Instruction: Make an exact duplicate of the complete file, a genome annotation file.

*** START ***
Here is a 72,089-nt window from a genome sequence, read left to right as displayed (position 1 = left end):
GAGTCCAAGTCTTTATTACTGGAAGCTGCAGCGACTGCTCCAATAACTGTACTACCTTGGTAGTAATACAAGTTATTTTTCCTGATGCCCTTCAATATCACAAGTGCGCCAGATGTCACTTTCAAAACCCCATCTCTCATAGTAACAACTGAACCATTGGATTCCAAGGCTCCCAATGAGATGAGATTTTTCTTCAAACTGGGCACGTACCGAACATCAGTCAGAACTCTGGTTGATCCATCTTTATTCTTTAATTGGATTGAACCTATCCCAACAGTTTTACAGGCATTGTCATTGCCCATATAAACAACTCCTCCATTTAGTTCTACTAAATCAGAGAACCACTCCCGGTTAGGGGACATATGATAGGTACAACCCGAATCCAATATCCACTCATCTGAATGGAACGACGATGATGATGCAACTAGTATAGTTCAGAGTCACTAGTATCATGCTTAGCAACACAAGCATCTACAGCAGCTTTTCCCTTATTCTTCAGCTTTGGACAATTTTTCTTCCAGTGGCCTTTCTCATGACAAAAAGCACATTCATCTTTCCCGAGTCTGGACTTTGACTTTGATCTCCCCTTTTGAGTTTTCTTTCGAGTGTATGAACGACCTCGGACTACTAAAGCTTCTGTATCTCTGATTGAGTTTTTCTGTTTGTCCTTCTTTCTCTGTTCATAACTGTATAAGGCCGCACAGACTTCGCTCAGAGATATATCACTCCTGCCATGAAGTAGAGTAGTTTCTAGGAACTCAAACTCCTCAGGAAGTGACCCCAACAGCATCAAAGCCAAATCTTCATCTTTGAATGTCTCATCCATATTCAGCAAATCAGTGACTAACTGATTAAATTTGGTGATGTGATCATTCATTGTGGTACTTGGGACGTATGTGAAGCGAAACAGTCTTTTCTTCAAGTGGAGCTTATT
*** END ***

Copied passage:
Here is a 72,089-nt window from a genome sequence, read left to right as displayed (position 1 = left end):
GAGTCCAAGTCTTTATTACTGGAAGCTGCAGCGACTGCTCCAATAACTGTACTACCTTGGTAGTAATACAAGTTATTTTTCCTGATGCCCTTCAATATCACAAGTGCGCCAGATGTCACTTTCAAAACCCCATCTCTCATAGTAACAACTGAACCATTGGATTCCAAGGCTCCCAATGAGATGAGATTTTTCTTCAAACTGGGCACGTACCGAACATCAGTCAGAACTCTGGTTGATCCATCTTTATTCTTTAATTGGATTGAACCTATCCCAACAGTTTTACAGGCATTGTCATTGCCCATATAAACAACTCCTCCATTTAGTTCTACTAAATCAGAGAACCACTCCCGGTTAGGGGACATATGATAGGTACAACCCGAATCCAATATCCACTCATCTGAATGGAACGACGATGATGATGCAACTAGTATAGTTCAGAGTCACTAGTATCATGCTTAGCAACACAAGCATCTACAGCAGCTTTTCCCTTATTCTTCAGCTTTGGACAATTTTTCTTCCAGTGGCCTTTCTCATGACAAAAAGCACATTCATCTTTCCCGAGTCTGGACTTTGACTTTGATCTCCCCTTTTGAGTTTTCTTTCGAGTGTATGAACGACCTCGGACTACTAAAGCTTCTGTATCTCTGATTGAGTTTTTCTGTTTGTCCTTCTTTCTCTGTTCATAACTGTATAAGGCCGCACAGACTTCGCTCAGAGATATATCACTCCTGCCATGAAGTAGAGTAGTTTCTAGGAACTCAAACTCCTCAGGAAGTGACCCCAACAGCATCAAAGCCAAATCTTCATCTTTGAATGTCTCATCCATATTCAGCAAATCAGTGACTAACTGATTAAATTTGGTGATGTGATCATTCATTGTGGTACTTGGGACGTATGTGAAGCGAAACAGTCTTTTCTTCAAGTGGAGCTTATT